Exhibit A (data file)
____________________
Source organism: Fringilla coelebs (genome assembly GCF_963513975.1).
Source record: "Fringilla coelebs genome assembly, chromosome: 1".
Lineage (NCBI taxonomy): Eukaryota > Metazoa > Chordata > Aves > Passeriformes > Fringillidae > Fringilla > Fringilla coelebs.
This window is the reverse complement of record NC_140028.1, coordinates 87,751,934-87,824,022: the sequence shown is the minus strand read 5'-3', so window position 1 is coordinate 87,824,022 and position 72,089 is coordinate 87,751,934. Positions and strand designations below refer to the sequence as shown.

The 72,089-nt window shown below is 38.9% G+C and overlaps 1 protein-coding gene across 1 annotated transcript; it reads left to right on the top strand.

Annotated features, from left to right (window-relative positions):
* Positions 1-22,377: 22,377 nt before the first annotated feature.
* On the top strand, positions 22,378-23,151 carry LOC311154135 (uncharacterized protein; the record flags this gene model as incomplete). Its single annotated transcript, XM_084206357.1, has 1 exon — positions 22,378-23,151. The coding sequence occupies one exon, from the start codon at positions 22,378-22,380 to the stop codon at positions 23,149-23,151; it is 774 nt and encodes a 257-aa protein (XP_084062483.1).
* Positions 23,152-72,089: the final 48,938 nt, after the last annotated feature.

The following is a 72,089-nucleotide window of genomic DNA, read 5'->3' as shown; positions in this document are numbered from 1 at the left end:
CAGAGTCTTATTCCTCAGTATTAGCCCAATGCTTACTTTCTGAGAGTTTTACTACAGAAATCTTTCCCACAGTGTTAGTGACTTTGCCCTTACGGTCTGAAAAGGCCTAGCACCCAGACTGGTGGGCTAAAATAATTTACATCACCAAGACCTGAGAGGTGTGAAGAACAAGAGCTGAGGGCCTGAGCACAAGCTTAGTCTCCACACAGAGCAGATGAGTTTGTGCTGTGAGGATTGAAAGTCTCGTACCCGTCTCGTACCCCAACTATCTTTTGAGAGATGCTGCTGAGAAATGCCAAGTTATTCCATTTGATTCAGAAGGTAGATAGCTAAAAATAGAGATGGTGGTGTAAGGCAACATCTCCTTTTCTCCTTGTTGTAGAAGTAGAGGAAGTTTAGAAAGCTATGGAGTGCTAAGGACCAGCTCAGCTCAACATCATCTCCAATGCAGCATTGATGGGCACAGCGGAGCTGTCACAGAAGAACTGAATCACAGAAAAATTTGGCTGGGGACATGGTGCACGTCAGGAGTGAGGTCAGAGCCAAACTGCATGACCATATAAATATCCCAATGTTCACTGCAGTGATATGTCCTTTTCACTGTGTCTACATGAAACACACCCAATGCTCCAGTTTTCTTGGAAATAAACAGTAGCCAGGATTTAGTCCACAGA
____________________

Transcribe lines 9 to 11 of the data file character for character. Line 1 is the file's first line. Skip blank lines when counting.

* Positions 23,152-72,089: the final 48,938 nt, after the last annotated feature.

The following is a 72,089-nucleotide window of genomic DNA, read 5'->3' as shown; positions in this document are numbered from 1 at the left end:
CAGAGTCTTATTCCTCAGTATTAGCCCAATGCTTACTTTCTGAGAGTTTTACTACAGAAATCTTTCCCACAGTGTTAGTGACTTTGCCCTTACGGTCTGAAAAGGCCTAGCACCCAGACTGGTGGGCTAAAATAATTTACATCACCAAGACCTGAGAGGTGTGAAGAACAAGAGCTGAGGGCCTGAGCACAAGCTTAGTCTCCACACAGAGCAGATGAGTTTGTGCTGTGAGGATTGAAAGTCTCGTACCCGTCTCGTACCCCAACTATCTTTTGAGAGATGCTGCTGAGAAATGCCAAGTTATTCCATTTGATTCAGAAGGTAGATAGCTAAAAATAGAGATGGTGGTGTAAGGCAACATCTCCTTTTCTCCTTGTTGTAGAAGTAGAGGAAGTTTAGAAAGCTATGGAGTGCTAAGGACCAGCTCAGCTCAACATCATCTCCAATGCAGCATTGATGGGCACAGCGGAGCTGTCACAGAAGAACTGAATCACAGAAAAATTTGGCTGGGGACATGGTGCACGTCAGGAGTGAGGTCAGAGCCAAACTGCATGACCATATAAATATCCCAATGTTCACTGCAGTGATATGTCCTTTTCACTGTGTCTACATGAAACACACCCAATGCTCCAGTTTTCTTGGAAATAAACAGTAGCCAGGATTTAGTCCACAGA